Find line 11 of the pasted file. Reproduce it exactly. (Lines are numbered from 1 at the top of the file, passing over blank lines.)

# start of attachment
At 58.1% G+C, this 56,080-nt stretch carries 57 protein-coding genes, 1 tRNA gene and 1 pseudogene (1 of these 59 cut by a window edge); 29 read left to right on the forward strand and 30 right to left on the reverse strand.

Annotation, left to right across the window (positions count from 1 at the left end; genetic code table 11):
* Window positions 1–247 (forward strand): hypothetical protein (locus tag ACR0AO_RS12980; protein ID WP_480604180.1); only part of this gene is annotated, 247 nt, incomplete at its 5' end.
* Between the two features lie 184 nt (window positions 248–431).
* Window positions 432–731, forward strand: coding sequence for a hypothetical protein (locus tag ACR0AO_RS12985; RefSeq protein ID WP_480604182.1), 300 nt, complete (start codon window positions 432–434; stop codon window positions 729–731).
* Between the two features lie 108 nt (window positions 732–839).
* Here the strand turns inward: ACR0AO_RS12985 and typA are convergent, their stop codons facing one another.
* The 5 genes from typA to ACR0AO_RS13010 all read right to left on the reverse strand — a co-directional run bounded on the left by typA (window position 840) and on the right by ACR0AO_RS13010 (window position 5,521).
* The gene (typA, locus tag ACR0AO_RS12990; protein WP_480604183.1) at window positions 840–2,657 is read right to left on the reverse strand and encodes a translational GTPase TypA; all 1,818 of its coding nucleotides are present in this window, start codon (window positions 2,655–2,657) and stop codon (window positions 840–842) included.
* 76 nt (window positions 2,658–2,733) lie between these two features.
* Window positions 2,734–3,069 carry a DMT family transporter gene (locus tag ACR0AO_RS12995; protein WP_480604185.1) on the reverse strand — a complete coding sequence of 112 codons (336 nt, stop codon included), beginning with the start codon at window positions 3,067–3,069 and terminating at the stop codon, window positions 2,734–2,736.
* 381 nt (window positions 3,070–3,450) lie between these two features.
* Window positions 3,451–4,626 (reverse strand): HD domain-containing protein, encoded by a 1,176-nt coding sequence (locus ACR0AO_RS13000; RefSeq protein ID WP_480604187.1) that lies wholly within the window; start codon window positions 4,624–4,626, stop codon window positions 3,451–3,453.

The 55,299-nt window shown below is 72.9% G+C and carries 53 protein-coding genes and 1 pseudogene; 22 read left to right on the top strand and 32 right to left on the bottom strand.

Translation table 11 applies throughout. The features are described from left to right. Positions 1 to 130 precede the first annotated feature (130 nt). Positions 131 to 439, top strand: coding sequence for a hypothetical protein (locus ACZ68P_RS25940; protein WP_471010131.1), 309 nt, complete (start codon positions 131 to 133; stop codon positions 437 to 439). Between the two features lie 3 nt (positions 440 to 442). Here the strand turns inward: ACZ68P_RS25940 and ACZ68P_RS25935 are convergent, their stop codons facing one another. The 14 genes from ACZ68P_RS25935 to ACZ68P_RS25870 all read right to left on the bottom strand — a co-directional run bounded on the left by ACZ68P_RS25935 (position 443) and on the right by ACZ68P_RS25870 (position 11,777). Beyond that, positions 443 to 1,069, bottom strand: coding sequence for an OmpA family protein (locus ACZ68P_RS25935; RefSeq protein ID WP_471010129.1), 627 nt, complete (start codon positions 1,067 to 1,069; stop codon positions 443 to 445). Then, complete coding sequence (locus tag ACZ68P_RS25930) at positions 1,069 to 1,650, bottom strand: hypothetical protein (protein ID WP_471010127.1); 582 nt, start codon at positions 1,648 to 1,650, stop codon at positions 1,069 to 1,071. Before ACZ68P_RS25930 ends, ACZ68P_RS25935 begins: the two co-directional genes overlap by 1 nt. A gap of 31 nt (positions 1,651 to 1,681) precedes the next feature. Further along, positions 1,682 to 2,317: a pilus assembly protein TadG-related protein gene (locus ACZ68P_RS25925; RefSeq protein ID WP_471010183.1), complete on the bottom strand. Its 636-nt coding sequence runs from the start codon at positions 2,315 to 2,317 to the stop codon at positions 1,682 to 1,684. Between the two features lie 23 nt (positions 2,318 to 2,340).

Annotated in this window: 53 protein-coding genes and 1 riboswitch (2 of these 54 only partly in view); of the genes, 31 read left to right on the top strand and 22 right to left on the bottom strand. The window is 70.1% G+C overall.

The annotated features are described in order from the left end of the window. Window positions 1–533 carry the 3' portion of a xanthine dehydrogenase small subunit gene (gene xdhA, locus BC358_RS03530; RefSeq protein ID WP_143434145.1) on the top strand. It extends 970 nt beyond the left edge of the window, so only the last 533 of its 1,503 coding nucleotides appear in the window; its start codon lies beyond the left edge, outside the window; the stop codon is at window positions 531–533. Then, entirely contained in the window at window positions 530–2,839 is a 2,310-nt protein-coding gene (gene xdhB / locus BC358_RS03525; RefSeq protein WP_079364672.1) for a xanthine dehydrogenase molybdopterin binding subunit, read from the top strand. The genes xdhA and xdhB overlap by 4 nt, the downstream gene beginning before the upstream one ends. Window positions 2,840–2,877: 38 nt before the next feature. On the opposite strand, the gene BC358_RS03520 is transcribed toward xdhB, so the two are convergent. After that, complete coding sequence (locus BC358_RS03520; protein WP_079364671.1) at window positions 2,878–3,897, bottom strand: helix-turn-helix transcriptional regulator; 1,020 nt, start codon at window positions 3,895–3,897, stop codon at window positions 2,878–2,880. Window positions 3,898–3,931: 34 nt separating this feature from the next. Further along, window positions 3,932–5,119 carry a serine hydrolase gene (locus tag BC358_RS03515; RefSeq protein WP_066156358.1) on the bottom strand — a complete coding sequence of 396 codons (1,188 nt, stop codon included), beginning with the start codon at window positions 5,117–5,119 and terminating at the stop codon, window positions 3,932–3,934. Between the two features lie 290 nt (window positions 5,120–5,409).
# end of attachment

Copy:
* Window positions 2,734–3,069 carry a DMT family transporter gene (locus tag ACR0AO_RS12995; protein WP_480604185.1) on the reverse strand — a complete coding sequence of 112 codons (336 nt, stop codon included), beginning with the start codon at window positions 3,067–3,069 and terminating at the stop codon, window positions 2,734–2,736.